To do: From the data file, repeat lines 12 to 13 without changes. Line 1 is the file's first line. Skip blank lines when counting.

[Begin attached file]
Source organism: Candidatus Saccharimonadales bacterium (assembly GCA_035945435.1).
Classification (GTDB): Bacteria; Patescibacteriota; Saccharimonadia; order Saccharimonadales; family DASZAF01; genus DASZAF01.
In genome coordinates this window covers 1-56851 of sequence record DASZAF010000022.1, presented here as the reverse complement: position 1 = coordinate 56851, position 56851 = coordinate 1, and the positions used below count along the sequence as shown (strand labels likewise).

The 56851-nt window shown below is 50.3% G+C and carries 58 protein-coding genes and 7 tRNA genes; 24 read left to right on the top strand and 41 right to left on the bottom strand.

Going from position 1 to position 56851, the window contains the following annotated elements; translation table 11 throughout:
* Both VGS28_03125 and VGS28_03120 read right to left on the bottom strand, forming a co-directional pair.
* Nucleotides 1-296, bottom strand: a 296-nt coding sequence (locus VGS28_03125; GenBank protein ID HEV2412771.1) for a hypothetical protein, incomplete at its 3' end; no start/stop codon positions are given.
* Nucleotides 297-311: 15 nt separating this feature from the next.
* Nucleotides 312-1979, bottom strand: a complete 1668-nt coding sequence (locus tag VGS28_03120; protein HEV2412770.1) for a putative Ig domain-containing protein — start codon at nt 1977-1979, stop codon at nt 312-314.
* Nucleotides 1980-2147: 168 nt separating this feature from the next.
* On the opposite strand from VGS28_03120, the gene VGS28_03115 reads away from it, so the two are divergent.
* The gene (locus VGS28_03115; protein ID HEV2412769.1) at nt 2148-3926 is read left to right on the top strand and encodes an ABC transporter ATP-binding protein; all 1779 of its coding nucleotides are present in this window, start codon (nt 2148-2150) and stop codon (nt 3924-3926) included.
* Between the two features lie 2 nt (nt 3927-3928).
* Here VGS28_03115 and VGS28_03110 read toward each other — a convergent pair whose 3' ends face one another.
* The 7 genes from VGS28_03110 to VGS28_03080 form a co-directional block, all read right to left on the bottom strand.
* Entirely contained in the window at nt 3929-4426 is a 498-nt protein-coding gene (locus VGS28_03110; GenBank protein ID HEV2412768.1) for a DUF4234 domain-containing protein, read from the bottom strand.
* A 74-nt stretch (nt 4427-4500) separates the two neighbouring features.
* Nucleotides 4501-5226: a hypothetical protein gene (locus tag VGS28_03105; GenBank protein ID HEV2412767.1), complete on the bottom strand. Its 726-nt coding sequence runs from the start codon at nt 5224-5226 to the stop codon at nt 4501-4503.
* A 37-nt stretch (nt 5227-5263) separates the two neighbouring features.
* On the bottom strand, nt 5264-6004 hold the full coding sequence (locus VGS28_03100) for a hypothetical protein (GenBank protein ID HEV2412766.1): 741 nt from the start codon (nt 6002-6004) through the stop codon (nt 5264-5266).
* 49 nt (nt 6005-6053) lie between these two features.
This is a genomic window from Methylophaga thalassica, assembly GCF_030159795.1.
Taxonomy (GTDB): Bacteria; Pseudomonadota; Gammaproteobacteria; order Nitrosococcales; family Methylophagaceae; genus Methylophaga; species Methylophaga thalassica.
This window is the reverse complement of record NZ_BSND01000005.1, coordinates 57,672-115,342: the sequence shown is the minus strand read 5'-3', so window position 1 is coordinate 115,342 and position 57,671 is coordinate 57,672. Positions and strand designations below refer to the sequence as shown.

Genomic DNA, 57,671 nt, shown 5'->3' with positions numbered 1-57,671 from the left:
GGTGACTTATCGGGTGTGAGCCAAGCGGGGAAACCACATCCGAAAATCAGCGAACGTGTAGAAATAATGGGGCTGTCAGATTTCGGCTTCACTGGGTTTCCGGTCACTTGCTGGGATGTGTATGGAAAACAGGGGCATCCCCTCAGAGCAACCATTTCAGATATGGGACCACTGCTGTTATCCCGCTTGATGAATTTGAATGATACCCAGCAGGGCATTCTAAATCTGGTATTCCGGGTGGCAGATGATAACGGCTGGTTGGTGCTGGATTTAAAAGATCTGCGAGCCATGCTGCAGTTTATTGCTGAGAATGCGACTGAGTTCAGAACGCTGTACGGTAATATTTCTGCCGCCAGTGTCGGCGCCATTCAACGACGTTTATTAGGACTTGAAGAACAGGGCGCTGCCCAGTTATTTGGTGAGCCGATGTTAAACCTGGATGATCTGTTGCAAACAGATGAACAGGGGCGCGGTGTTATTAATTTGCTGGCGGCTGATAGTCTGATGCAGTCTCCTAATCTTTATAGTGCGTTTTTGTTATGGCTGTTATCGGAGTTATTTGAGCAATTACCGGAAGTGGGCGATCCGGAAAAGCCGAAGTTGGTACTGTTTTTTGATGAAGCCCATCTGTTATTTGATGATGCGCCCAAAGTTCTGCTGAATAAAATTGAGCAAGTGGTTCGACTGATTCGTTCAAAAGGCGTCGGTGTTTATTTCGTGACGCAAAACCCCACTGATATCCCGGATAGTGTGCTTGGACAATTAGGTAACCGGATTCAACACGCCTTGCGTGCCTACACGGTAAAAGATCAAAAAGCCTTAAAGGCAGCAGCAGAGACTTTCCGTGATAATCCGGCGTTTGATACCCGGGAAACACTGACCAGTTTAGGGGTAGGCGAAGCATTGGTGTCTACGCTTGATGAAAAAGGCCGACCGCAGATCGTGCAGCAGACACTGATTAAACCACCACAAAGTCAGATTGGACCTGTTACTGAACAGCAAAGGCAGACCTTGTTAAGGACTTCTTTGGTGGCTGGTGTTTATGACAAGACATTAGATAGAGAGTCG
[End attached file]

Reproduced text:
* The gene (locus VGS28_03115; protein ID HEV2412769.1) at nt 2148-3926 is read left to right on the top strand and encodes an ABC transporter ATP-binding protein; all 1779 of its coding nucleotides are present in this window, start codon (nt 2148-2150) and stop codon (nt 3924-3926) included.
* Between the two features lie 2 nt (nt 3927-3928).